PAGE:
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Books can do a lot to teach kids to feel empathy for others. It was interesting to see what was going on in Nova’s mind, while people around her misunderstood everything she was about.  At 232 pages, Planet Earth is Blue,  isn’t a long book – it can easily be finished in an afternoon by a pool – but it kept me riveted.

 

This week’s book talks 5/20-24

24 May

Monday

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House Without Walls by Ching Yeung Russell

Tuesday

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The Other Half of Happy  by Rebecca Balcárcel

Wednesday

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Soaring Earth  by Margarita Engle

Thursday

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Riverland  by Fran Wilde

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A Place to Belong  by Cynthia Kadohata

20 May

Books set in summer seem to be finding their way to me. Thoughts about summer are certainly making their way to me, and my students. I was grateful for the return to rain after three weeks of summery weather – it helps keep students focused.

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The main character of Lynda Mullaly Hunt’s  Shouting At the Rain also appreciates a good storm.

Publisher’s Summary: Delsie loves tracking the weather–lately, though, it seems the squalls are in her own life. She’s always lived with her kindhearted Grammy, but now she’s looking at their life with new eyes and wishing she could have a “regular family.” Delsie observes other changes in the air, too–the most painful being a friend who’s outgrown her. Luckily, she has neighbors with strong shoulders to support her, and Ronan, a new friend who is caring and courageous but also troubled by the losses he’s endured. As Ronan and Delsie traipse around Cape Cod on their adventures, they both learn what it means to be angry versus sad, broken versus whole, and abandoned versus loved. And that, together, they can weather any storm.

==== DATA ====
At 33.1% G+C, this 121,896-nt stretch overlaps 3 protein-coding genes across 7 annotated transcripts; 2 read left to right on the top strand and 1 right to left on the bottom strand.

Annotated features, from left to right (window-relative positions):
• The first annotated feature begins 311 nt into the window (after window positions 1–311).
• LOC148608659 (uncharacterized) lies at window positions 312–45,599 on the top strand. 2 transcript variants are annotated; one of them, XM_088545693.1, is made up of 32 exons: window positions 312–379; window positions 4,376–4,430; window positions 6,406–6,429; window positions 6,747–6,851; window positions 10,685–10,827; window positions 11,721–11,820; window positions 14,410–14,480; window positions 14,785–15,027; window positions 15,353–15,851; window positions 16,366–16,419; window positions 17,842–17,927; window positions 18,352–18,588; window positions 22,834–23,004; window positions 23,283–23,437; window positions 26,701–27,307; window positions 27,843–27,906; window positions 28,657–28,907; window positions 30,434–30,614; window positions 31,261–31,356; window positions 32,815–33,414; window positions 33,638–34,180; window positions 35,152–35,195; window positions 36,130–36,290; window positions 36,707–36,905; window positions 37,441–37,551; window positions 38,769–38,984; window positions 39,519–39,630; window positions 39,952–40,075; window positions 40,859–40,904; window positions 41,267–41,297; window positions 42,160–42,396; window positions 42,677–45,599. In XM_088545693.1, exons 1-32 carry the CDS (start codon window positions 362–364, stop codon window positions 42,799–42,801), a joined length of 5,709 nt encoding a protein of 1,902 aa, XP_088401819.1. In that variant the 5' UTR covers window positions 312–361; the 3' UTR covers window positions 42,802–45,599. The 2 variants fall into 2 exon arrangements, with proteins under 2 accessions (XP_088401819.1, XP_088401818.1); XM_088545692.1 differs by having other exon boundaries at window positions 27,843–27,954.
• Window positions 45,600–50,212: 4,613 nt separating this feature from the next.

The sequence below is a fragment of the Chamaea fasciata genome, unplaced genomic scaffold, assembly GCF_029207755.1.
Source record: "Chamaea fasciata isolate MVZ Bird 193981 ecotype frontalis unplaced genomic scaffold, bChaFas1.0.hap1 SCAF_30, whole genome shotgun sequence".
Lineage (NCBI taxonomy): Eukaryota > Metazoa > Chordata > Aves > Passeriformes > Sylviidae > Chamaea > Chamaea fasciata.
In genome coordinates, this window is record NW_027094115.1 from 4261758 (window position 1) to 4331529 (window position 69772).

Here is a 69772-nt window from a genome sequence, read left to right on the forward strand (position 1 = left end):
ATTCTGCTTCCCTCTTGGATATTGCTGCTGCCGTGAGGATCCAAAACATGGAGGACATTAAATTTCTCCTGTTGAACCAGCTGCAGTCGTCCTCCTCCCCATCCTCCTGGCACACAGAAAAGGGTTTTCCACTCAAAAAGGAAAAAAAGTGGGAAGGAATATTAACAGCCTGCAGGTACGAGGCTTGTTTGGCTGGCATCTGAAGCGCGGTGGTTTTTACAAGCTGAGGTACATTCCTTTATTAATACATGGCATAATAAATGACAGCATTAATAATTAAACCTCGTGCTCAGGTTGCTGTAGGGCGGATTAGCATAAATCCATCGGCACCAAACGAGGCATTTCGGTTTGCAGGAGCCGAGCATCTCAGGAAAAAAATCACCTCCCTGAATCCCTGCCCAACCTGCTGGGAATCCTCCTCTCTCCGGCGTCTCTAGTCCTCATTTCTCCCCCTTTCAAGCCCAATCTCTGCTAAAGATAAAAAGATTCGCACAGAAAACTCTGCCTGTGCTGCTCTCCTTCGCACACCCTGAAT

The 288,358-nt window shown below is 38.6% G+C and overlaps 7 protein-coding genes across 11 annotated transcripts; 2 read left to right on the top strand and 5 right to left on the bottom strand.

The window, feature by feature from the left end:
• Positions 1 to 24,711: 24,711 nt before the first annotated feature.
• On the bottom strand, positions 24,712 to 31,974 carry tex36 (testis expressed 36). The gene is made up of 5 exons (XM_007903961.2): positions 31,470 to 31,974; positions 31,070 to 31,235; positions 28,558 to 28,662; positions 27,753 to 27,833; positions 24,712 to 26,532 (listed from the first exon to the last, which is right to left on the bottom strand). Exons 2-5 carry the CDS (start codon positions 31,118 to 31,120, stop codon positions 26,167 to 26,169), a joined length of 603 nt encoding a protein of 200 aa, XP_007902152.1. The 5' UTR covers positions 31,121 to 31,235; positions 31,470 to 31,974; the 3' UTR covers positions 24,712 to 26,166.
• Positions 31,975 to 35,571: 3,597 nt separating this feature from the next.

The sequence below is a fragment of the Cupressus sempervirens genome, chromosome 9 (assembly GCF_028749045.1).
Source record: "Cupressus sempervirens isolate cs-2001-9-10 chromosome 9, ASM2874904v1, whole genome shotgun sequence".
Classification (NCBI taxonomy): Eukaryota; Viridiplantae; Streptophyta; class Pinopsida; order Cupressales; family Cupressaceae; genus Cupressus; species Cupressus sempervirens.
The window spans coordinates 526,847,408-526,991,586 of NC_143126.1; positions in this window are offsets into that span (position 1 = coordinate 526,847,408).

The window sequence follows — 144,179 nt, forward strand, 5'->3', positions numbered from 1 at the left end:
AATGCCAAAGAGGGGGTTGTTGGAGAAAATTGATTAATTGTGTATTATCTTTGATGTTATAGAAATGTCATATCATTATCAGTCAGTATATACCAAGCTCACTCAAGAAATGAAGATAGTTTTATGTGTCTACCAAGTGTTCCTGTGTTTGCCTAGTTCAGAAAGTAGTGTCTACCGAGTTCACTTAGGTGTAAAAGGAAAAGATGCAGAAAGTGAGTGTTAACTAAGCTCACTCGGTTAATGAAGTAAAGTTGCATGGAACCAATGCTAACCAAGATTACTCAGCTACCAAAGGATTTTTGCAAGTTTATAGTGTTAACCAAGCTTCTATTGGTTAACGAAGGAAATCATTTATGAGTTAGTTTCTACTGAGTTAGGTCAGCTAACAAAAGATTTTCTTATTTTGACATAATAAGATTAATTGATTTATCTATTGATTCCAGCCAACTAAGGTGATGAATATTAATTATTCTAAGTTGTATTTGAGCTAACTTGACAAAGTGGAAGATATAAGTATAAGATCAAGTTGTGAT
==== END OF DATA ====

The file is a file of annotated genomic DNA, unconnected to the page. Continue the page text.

As a teacher of 6th graders, I see this sort of relationship struggle frequently. Kids come into 6th middle school with friends from their neighborhood and elementary school. Middle school is a bigger pond. Some friendships endure. Some are abandoned. Some take a new shape. Watching my students negotiate this can be tough. Right now I am watching a good kid fall under the spell of someone with, shall we say, less of a work ethic. I have a feeling he will be all right, but I am am watching him and will intervene if I think I need to.

 

This week’s book talks 5/13-17

17 May

Monday

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Up For Air  by Laurie Morrison

Tuesday

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Extraordinary Birds  by Sandy Stark-McGinnis

Wednesday

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Over the Moon  by Natalie Lloyd

Thursday

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The Girl King  by Mimi Yu

Friday

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HurricanE Season  by Nicole Melleby

This week’s book talks 5/6-10

10 May

Monday

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The Absence of Sparrows by Kurt Kirchmeier

Tuesday

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The Great Jeff by Tony Abbott

Wednesday

No booktalk – I was marching for fully funded schools

Thursday

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Poison in the Colony  by Elisa Carbone

Friday

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Friendroid by M.M. Vaughan